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McCartney’s tour de force in Tel Aviv

Paul McCartney in Tel AvivBy David Brinn, Jeruasalem Post

JERUSALEM —— In the end, it comes down to the music. After all the hoopla surrounding Paul McCartney’s visit to Israel — the calls for boycotts, the death threat, the private chef and grand piano in his hotel suite, and the visit to Bethlehem — it all boiled down to a little over two hours onstage Sept. 25 at Yarkon Park in Tel Aviv before 40,000 plus fans.

And it was a dynamite two hours, with the 66-year-old former Beatle proving time and time again that he’s a consummate performer, musician and songwriter.

Evidently in fine spirits, despite reports of him receiving threatening emails up to two hours before show time cautioning him not to go onstage, Sir Paul and his energetic and versatile four-piece band surprised the crowd of all ages by opening with a rousing version of “Hello Goodbye.”

It faithfully recreated the Beatles’ original, thanks in equal measures to McCartney’s voice barely having aged a day, the band’s uncanny ability to recapture the vibe the Beatles created in the studio, and the magnificent sound system which highlighted each instrument.

If you closed your eyes, it might as easily have been the Fab Four on stage.

Recapturing the past was what the more-than 30 song set was all about, as McCartney hauled out crowd pleasing versions of “Back in the USSR,” “Eleanor Rigby” and, of course, the set closing “Let it Be” and “Hey Jude” while the adoring audience waved their cell phones in the air and sang along to every word.

But, of course, all eyes were on McCartney, who generously addressed the crowd between songs with a mixture of Pidgin Hebrew and corny show biz platitudes.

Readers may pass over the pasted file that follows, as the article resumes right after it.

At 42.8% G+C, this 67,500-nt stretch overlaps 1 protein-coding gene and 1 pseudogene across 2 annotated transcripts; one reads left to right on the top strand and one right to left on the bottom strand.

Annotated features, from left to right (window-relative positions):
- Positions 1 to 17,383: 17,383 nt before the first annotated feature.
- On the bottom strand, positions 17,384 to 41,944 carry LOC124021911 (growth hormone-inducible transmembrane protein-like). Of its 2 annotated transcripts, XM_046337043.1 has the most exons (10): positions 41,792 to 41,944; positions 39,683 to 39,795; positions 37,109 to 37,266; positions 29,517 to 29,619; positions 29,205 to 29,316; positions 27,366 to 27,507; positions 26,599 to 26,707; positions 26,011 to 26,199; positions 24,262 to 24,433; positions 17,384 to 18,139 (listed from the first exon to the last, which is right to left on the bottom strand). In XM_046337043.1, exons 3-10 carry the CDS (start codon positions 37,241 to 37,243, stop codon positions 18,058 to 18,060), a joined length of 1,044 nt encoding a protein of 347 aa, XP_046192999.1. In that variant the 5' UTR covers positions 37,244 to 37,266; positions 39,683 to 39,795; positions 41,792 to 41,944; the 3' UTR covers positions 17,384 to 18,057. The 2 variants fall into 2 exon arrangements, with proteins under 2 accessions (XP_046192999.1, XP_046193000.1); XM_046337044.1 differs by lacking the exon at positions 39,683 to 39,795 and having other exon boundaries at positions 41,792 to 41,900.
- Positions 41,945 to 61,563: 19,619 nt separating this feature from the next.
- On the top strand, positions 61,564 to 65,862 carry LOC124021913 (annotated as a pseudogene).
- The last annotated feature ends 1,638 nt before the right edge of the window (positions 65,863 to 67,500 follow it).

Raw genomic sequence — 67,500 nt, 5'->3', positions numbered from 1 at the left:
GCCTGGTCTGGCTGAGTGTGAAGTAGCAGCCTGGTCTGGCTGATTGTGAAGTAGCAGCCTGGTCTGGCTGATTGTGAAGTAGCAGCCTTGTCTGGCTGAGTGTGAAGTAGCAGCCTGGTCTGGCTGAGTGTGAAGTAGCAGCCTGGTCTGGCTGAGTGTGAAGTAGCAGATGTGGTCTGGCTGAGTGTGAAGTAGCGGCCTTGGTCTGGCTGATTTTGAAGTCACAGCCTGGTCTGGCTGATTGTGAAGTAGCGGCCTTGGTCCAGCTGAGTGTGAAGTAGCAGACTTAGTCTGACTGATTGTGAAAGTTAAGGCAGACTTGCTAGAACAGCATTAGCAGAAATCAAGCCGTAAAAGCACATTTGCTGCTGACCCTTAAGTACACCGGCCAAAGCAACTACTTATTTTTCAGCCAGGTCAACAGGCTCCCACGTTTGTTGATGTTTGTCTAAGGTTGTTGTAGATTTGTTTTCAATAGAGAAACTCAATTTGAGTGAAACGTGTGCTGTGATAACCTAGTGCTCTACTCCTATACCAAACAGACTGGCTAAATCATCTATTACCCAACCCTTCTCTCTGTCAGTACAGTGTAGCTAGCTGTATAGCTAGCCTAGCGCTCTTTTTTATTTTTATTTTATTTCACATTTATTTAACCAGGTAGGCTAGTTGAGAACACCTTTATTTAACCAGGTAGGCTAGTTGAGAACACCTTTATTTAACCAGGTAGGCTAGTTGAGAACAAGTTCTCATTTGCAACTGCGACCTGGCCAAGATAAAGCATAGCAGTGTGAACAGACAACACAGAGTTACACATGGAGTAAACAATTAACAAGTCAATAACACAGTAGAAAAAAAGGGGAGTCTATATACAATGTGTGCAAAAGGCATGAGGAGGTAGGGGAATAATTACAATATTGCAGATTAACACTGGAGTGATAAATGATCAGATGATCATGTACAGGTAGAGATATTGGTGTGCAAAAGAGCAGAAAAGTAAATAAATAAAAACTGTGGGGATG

“Shalom Tel Aviv, Shana Tova, Ahlan,” he shouted in his first address to the crowd.

Before introducing his Wings-era ballad “My Love,” he said in Hebrew, “This song is dedicated to Linda,” referring to his late wife.

And before a spot on “All My Loving” from the Beatles’ first album, he said coyly, “Zeh Mi Pa’am” (This is an oldie).

Among the most emotional moments was a tribute to former Beatle George Harrison, which started out with McCartney performing Harrison’s “Something” solo on the ukulele before morphing halfway through into the full band traditional version.

Images of Harrison flashed on the huge, incredibly vivid video screens, causing at least one young female fan captured on screen to burst into tears.

McCartney also dedicated a song to John Lennon — a dramatic “A Day in the Life,” which evolved into an audience sing along of “Give Peace A Chance.”

A version of “Live and Let Die” was explosive, literally, with the band playing the song’s orchestral crescendos as fire flash pots were ignited on stage, and fireworks shot up into the sky.

For the two-encore finale, McCartney pulled out some more nuggets like “Lady Madonna,” “I Saw Her Standing There” and “Get Back,” before ending the show with a solo acoustic “Yesterday” and a full band medley of the rocking reprise to “Sgt. Pepper’s Lonely Hearts Club Band” and the classic “The End” from Abbey Road.

Watching McCartney trade blistering lead guitar lines with Anderson and Ray on the song’s long jam — elongated even further in concert — was a magical moment, one of many which dominated an entirely exceptional show.

He may have received the short end of the stick from some revisionist Beatles historians, but anyone attending the show had to be convinced that McCartney was as integral to the phenomenal success and influence of the Beatles as any of his band mates.

Seeing the legends of days gone by is usually wrought with disappointment and inflated expectations. But last week, before the packed crowd at Yarkon Park, Paul McCartney only succeeded in adding to his legendary status.

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